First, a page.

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5 Reasons To Sell Your Fund

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5 Reasons To Sell Your Fund

While most of us agree on what to look for when buying a fund, we often part ways on when to sell. The decision about whether to sell a fund is usually not clear-cut, even in hindsight. After the dust has settled on a decision and the investment has performed well or poorly, the "right" answer is wholly dependent on the individual.

Here are five of the most common situations that requires one to offload their investment.

1) Your investment goals change

Investments are done with the sole purpose of achieving goals. But goals are susceptible to change. As your objectives change, your investments should change as well.

Let's assume you are investing in a balanced fund with the aim of buying a car within the next five years. That goal could be fulfilled with no effort on your part. Your company could allot a car to you. You could land a fat bonus which could be used towards the purchase of that car. Your parents might gift you a car. Or, you may get married and your spouse already owns a car. Either way, your goal has been achieved.

What must you do with the money you have accumulated? You could decide to channelise it to your retirement savings which means you can sell the fund and put your money in an equity fund.

2) Your time horizon changes

When the longevity of your goal changes, it calls for a different investment. In the example above, your goal with a time period of 5 years (car) has been replaced by a goal that is 30 years away (retirement). Naturally, it would call for moving out of a hybrid product into a pure equity offering.

Talking of longevity, some portfolio shifts are needed even if the goals stay constant: When saving for retirement, as you get older, gradually reduce your exposure to stocks and increase your stake to hybrid or fixed-income investments. Or, you may decide to retire five years earlier than planned. Naturally, your investments should be adjusted accordingly.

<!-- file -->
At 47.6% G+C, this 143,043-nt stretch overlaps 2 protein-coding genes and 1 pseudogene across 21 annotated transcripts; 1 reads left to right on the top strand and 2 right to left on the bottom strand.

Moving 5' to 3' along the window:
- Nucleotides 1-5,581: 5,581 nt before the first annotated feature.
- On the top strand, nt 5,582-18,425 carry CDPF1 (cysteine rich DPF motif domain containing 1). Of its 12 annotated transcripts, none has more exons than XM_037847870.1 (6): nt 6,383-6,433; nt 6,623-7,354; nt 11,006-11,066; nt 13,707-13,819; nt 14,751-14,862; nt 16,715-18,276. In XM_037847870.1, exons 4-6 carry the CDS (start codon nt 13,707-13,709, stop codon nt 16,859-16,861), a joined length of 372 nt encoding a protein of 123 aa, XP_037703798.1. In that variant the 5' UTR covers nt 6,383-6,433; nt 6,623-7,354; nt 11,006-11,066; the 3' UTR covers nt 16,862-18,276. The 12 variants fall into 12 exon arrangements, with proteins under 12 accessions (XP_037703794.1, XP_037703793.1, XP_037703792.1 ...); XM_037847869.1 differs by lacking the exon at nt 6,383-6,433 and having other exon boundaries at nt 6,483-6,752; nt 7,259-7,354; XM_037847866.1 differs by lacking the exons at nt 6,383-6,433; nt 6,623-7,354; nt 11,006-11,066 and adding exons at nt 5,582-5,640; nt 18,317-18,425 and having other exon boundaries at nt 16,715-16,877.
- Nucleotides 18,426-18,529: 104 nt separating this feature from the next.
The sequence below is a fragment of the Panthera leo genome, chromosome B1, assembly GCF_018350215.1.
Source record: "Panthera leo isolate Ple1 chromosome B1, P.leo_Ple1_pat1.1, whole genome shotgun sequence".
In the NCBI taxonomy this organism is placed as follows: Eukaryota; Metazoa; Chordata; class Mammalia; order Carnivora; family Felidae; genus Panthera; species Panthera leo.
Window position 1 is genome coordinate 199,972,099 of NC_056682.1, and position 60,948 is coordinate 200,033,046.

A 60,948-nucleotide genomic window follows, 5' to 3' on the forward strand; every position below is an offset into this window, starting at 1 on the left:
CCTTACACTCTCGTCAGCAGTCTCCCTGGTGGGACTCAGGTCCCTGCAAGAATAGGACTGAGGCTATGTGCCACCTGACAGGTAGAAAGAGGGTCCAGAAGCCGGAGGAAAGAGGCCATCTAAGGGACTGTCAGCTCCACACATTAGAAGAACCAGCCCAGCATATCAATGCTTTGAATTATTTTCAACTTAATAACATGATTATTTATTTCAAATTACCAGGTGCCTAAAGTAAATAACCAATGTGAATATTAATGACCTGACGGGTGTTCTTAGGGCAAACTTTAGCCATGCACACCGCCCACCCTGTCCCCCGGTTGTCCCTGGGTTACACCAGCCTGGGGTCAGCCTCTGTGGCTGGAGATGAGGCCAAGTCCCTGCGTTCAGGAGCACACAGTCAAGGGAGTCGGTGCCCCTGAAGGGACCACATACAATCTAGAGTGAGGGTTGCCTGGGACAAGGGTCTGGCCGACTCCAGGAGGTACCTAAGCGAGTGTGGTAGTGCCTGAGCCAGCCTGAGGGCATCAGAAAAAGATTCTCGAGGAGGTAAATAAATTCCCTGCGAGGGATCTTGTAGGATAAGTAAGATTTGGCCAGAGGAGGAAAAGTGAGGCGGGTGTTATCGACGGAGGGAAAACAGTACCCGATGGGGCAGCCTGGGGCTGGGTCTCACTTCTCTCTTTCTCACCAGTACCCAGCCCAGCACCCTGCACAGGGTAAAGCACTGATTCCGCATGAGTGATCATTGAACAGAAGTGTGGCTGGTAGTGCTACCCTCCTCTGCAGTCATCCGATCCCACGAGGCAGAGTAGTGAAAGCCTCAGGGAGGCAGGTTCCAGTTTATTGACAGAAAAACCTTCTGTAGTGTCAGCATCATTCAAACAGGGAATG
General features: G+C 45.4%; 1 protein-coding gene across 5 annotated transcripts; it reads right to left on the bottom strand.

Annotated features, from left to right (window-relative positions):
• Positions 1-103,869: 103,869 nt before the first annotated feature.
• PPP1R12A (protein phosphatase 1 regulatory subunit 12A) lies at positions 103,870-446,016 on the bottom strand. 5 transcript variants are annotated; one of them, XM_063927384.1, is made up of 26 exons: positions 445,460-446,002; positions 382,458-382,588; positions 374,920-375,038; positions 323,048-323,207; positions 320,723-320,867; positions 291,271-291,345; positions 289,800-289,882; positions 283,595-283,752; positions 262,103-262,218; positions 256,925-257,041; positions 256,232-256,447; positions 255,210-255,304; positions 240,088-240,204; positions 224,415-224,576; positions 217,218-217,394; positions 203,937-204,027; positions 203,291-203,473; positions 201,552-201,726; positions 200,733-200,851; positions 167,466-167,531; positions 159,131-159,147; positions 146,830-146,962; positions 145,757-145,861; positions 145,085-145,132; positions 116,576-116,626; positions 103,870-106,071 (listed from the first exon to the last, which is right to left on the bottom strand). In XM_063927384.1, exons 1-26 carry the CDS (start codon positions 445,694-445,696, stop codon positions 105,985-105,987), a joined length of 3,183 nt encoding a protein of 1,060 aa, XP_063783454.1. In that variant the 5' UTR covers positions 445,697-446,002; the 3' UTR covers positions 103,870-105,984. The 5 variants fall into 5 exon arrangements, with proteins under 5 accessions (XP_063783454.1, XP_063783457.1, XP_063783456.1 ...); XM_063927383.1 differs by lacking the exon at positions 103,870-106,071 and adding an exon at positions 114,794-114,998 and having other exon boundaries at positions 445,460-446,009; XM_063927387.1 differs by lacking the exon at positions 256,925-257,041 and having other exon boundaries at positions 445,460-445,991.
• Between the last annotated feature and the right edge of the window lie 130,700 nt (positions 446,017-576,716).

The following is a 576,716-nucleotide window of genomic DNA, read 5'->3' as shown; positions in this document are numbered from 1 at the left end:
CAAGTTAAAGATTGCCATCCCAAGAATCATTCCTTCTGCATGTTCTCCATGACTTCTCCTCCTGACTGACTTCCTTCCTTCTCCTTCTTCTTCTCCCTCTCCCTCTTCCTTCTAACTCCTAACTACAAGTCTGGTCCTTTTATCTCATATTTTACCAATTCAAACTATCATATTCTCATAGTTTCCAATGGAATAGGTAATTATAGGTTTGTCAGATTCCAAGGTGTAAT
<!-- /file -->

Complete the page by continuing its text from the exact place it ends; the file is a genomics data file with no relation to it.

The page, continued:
3) You made a mistake

You may also decide that a fund was simply not a good fit for you from the start--perhaps it's simply too risky. If you determine that a fund is simply too volatile for you to handle, cut your losses and move on, or at the very least sell the next time your fund rallies.

This is often the case with thematic or sector funds. Investors who failed to understand the investment proposition and believed they were investing in a 'low-risk' investment avenue should sell once they realise their mistake. Such funds tend to be volatile. The point of investing is meeting financial goals, not to develop ulcers. If the volatility is giving you sleepless nights, then by all means sell.

4) Change in strategy

You may welcome change, but don't be too enthusiastic if it does not mesh with your investment objectives.

A fund could change its investment mandate and you may not subscribe to the new one. Believe it or not, some funds do morph into a different product over time. A change in fund management could result in a different flavour. A fund that initially tilted towards large caps may now be a more mid-cap oriented offering. This may not suit your risk profile.

Or, a fund may legally change its investment objective. It could also be a case of your scheme merging with another. N0t to mention, the assets of your fund house being taken over by another asset management company, or AMC.

All these could call for you offloading that specific investment.

5) Underperformance

This is a serious issue because it could jeopardize your chances of meeting your financial goal.

Although one year of underperformance may be nothing to worry about, it can get frustrating to watch your fund fall behind the competition for two or three years or more. Before cutting a fund loose, though, be sure that you're comparing your underperformer to an appropriate benchmark and relevant peers.

Check to see whether the performance shortfall is a recent development or part of a sustained pattern of performance weakness. For example, a below-average three-year ranking might actually result from just one off-year combined with two decent ones. It's a mistake to pull the plug on a fund based on short-term performance. In addition, you should conduct a thorough investigation of why the fund is lagging. Spend some time digging into whether the fund is merely undergoing a rough patch for its style or whether there's a more serious problem going on. All too often, investors bail out of struggling funds only to see performance rebound shortly thereafter. So check to see if the fund's manager is still in place, and that he is still employing the same strategy that brought your fund success in the past. Or have investors flooded your once-nimble fund with assets?

Mutual Fund investments are subject to market risks, read all scheme related documents carefully.

DESIGNED BY : Indigo Consulting
DEVELOPED BY :   Prosares Solution Pvt Ltd